Making Connections - The Skills Recognition newsletter
Recognising informal learning – an interview with Denise Stevens, CEO of TDC Victoria
Denise Stevens, Chief Executive Officer, TAFE Development Centre (TDC), Victoria
Most adults acknowledge that formal learning is vital – school, college or university. But the majority would also agree that life and experience are great teachers and provide powerful lessons. For this reason, TAFE Development Centre (TDC) in Victoria is setting a high training standard for TAFE teachers in RPL assessment. Making Connections spoke with TDCs Chief Executive Officer, Denise Stevens, about Assessment in Informal Learning (AIL) 21812VIC – a fully accredited award for Victorian TAFE teachers.
What is your main role in TDC?
TDC was initially established to promote the development and raise the professional standing of people working in Victorian TAFE Institutes. My principal role is ensuring that the resources and programs offered by TDC meet the Centre’s aims and now support the work of VET practitioners.
What are the key objectives of TDC?
Our objectives include increasing the skills base of personnel, investing in reform (eg the AIL program), raising the capacity of the training system to meet industry and individual needs, improving choice, competitiveness and access to information and creating a stronger culture of lifelong learning.
How are you going about this?
We saw a need to provide for teachers in a systematic way to develop and deepen their skills in recognition of prior learning to enable them to find ways to include and embed recognition as part of their teaching and learning practice. For the RPL candidate, recognising informal learning builds personal esteem and employment capacity. It is an important element in encouraging learners back into formal training, which can be via workplace delivery or with formal classes.
What’s your definition of informal learning?
Informal learning is any learning that does not lead directly to a full qualification and occurs outside the formal education and training system.
What is the AIL program about?
The project was designed for teachers to develop skills in employing specific assessment methodologies to support a client in exploring and reflecting on their informal learning experiences. The course addresses the skills required for assessors in assisting the client to develop a plan to pursue further education and/or employment opportunities.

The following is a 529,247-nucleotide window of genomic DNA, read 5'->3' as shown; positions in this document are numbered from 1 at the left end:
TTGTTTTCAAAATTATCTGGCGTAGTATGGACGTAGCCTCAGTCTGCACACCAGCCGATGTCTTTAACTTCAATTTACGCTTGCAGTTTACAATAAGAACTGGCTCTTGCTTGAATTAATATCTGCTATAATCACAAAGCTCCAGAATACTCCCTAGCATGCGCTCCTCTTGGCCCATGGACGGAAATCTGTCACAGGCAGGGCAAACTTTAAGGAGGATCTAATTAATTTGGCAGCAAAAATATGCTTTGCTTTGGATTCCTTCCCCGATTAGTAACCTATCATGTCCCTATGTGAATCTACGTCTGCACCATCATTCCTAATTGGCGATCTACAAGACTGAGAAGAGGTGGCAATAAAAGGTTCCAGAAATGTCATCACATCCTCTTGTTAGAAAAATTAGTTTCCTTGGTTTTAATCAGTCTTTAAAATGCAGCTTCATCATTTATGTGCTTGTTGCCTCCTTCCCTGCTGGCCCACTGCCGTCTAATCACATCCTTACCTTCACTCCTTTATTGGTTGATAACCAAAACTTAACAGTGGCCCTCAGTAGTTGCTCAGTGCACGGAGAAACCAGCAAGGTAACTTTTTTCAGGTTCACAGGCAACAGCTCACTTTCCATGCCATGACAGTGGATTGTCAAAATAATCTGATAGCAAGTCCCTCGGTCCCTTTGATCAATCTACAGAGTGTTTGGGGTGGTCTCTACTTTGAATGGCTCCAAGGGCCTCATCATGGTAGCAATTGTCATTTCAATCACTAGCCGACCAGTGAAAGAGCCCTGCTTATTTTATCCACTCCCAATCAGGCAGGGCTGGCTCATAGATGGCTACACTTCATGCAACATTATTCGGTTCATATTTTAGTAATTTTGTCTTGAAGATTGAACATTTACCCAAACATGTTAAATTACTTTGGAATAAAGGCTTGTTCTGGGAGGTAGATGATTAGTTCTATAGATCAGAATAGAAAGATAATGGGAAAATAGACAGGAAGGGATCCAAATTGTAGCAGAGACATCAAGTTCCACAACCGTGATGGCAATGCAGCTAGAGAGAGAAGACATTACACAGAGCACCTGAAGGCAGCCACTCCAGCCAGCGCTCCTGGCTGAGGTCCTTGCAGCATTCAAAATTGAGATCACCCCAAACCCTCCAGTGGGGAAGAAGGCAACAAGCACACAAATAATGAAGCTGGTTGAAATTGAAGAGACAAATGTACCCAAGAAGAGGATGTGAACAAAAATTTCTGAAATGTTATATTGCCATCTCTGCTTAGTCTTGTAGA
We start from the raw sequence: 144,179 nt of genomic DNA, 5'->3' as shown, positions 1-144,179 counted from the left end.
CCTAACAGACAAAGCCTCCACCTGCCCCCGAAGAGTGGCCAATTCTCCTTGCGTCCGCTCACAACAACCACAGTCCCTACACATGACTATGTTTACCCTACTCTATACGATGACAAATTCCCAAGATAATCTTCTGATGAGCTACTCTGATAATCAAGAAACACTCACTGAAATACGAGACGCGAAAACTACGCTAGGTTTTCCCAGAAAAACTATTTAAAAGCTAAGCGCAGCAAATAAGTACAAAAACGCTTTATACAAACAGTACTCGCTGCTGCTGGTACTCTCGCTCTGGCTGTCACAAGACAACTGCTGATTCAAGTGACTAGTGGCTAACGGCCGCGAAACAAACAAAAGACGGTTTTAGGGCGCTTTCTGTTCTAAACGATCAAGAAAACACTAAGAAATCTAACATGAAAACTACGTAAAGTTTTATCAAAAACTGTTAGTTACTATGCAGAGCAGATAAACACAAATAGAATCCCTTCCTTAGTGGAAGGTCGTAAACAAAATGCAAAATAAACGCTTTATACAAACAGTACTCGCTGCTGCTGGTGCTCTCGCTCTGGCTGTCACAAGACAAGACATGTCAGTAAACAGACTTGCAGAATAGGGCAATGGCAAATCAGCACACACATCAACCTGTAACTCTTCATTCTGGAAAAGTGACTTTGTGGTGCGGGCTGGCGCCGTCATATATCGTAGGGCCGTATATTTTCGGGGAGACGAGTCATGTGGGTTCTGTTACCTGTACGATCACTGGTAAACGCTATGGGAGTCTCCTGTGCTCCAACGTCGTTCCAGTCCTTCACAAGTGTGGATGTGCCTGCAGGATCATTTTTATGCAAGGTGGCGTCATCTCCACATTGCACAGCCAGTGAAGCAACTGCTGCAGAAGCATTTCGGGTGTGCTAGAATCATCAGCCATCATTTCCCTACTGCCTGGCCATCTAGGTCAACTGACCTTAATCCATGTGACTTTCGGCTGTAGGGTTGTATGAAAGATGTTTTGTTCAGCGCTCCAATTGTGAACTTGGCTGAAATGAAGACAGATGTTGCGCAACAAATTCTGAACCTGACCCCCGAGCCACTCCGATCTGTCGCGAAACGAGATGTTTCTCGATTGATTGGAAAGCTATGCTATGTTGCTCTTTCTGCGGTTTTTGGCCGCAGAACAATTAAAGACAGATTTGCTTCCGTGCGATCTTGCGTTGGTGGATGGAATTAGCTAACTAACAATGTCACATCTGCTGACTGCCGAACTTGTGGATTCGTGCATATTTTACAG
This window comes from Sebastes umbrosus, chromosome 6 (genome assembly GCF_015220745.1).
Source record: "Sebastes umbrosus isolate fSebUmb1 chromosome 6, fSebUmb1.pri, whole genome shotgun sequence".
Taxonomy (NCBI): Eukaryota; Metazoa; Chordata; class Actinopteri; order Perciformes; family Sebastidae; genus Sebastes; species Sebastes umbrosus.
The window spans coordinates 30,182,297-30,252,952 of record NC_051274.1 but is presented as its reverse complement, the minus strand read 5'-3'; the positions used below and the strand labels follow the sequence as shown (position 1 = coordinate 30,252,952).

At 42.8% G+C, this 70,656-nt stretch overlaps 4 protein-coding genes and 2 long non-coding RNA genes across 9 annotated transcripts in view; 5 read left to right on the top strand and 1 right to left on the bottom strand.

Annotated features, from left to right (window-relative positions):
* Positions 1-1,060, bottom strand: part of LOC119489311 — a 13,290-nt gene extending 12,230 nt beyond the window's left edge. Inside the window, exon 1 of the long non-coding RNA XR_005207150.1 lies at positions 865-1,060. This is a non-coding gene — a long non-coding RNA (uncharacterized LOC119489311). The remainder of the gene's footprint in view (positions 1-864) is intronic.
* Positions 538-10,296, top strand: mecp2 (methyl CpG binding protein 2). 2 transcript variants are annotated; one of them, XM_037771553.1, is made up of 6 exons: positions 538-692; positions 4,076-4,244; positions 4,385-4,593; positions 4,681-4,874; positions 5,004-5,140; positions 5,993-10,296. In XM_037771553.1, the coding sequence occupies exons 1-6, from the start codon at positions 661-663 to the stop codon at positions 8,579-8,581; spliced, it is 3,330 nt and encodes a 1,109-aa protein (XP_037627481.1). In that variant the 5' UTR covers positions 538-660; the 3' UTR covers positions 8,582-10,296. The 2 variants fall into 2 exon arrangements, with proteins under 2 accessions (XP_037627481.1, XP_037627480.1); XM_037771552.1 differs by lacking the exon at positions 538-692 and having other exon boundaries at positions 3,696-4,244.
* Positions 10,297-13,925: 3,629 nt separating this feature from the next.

Why is AIL so important?
The program is important because it engages potential learners in new ways and it ensures that staff are skilled in reaching new learners in innovative ways. Assessment of Informal Learning is available to teachers to extend their skills in assessing the prior experience of learners unfamiliar with the training system. The program is supported by structured learning materials for learners to help inform their choice about further learning.
What was the overall motivation for the program?
Federal and State Government reports have highlighted the importance of raising adult educational attainment and skills levels to improve workforce participation in Australia – in particular adults with low educational attainment and skills levels.
The Victorian Government has released a discussion paper canvassing new strategies to encourage and support thousands of Victorians to take up training for the first time and attract thousands more to upgrade their qualifications.
Who were you initially targeting with this training?
We initially targeted teachers from any training area and also teachers in the Adult and Community Education sector. The project also supported registered training organisations with the Skills for Growth contracts. Currently the curriculum requires a teaching and assessment prerequisite but it has been recommended that this be removed. I see just as much application for the AIL program for front line staff (e.g. marketing) and also student support services.
What are the anticipated outcomes of the AIL program?
It is expected that over 850 TAFE teachers will be trained to teach Assessment of Informal Learning (AIL) by 30 June 2011, resulting in all TAFE Institutes being able to offer the course in Recognising Informal Learning 21896VIC to clients.
How important is RPL in your view?
RPL and programs like the AIL are incredibly important in addressing the need to up-skill people already in employment. Data indicated by reports such as those from Skills Australia, indicate high numbers of Australians in the workforce with no post compulsory qualifications. The Government push to increase the level of qualifications can be met if there is greater recognition of the skills and knowledge held by workers. We need to move away from the thinking that classroom based delivery is the only acceptable methodology and move towards greater use of RPL in conjunction with work based delivery.
Given the importance of RPL, what would you say to practitioners?
Firstly, it is important to recognise the whole person’s skill set, not just those relating to a specific job. Secondly, just use RPL more! Thirdly, introduce a pre-entry AIL/RPL on all students entering an Institute and then develop the individual training plan rather than placing them into timetabled classes and then worrying about RPL later. We need to put the student in the centre of the learning process! TDC is still conducting AIL programs until 30 June and further details are available on our website regarding dates and times of our remaining courses.
- Website: http://tdc.vic.edu.au
- Consider your competencies
- See qualifications that match
- Find an RTO to assess you
This tool can help identify skills of a large group of students or employees for RPL purposes. It is freely available for registered users. View the Guide to GSI.
Tel: Rajeev Arora 9266 8440
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